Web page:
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This dataset is part of an extensive analysis of sea-level rise impacts on coastal habitats along the Chesapeake Bay, Delaware Bay, and the ocean beaches of southern New Jersey, Delaware, Maryland, and Virginia. The National Wildlife Federation commissioned Jonathan S. Clough of Warren Pinnacle Consulting, Inc., to apply the Sea Level Affecting Marshes Model (SLAMM, Version 5.0) to the Chesapeake Bay region. The SLAMM model is widely regarded as the premier research tool for simulating the dominant processes involved in wetland conversions and shoreline modifications during long-term sea-level rise. Our analysis looked at a range of sea-level rise scenarios from the 2001 Intergovernmental Panel on Climate Change...
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Citation: National Wildlife Federation and Manomet Center for Conservation Sciences. 2014. The vulnerabilities of northeastern fish and wildlife habitats to sea level rise. A report to the Northeastern Association of Fish and Wildlife Agencies and the North Atlantic Landscape Conservation Cooperative, Manomet, Plymouth, MA.Sea level rise poses a major threat to the conservation of important coastal ecological resources in the Northeast and elsewhere. If we are to manage and conserve these resources, on which huge investments have been made over the last few decades, it is vital that we begin to understand vulnerabilities and the factors responsible for them. In this report we review the scientific literature to...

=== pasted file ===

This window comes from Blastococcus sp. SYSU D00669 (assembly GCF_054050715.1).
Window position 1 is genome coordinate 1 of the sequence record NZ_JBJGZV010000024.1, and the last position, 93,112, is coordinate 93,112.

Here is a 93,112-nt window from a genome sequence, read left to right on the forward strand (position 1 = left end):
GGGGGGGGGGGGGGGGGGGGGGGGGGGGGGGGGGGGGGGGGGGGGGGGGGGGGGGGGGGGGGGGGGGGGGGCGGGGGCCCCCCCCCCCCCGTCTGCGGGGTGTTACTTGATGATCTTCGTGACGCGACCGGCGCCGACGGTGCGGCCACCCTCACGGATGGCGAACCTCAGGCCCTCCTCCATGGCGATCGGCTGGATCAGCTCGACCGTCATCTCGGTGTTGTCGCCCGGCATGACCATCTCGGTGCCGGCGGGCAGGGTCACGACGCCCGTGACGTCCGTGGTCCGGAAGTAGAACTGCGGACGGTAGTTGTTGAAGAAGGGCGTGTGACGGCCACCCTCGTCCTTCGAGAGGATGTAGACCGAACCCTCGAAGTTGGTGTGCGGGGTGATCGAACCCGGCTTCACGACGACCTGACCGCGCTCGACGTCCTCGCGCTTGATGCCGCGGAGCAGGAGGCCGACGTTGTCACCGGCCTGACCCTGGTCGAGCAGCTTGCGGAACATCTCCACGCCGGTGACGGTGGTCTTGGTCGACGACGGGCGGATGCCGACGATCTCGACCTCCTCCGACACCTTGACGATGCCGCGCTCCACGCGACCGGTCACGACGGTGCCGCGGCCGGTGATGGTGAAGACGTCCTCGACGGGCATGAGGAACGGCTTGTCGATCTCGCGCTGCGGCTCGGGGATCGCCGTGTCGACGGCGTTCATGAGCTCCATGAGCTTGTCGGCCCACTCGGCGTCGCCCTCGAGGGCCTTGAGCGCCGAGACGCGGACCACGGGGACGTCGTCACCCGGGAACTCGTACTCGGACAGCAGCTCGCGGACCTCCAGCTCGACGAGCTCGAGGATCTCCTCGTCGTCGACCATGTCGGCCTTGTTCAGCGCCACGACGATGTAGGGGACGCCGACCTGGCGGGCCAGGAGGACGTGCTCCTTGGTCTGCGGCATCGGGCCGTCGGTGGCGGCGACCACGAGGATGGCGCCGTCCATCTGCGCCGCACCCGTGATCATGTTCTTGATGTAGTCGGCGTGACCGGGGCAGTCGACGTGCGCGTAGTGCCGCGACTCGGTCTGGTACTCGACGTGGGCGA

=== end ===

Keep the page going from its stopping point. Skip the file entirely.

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This dataset is part of an extensive analysis of sea-level rise impacts on coastal habitats along the Chesapeake Bay, Delaware Bay, and the ocean beaches of southern New Jersey, Delaware, Maryland, and Virginia. The National Wildlife Federation commissioned Jonathan S. Clough of Warren Pinnacle Consulting, Inc., to apply the Sea Level Affecting Marshes Model (SLAMM, Version 5.0) to the Chesapeake Bay region. The SLAMM model is widely regarded as the premier research tool for simulating the dominant processes involved in wetland conversions and shoreline modifications during long-term sea-level rise. Our analysis looked at a range of sea-level rise scenarios from the 2001 Intergovernmental Panel on Climate Change...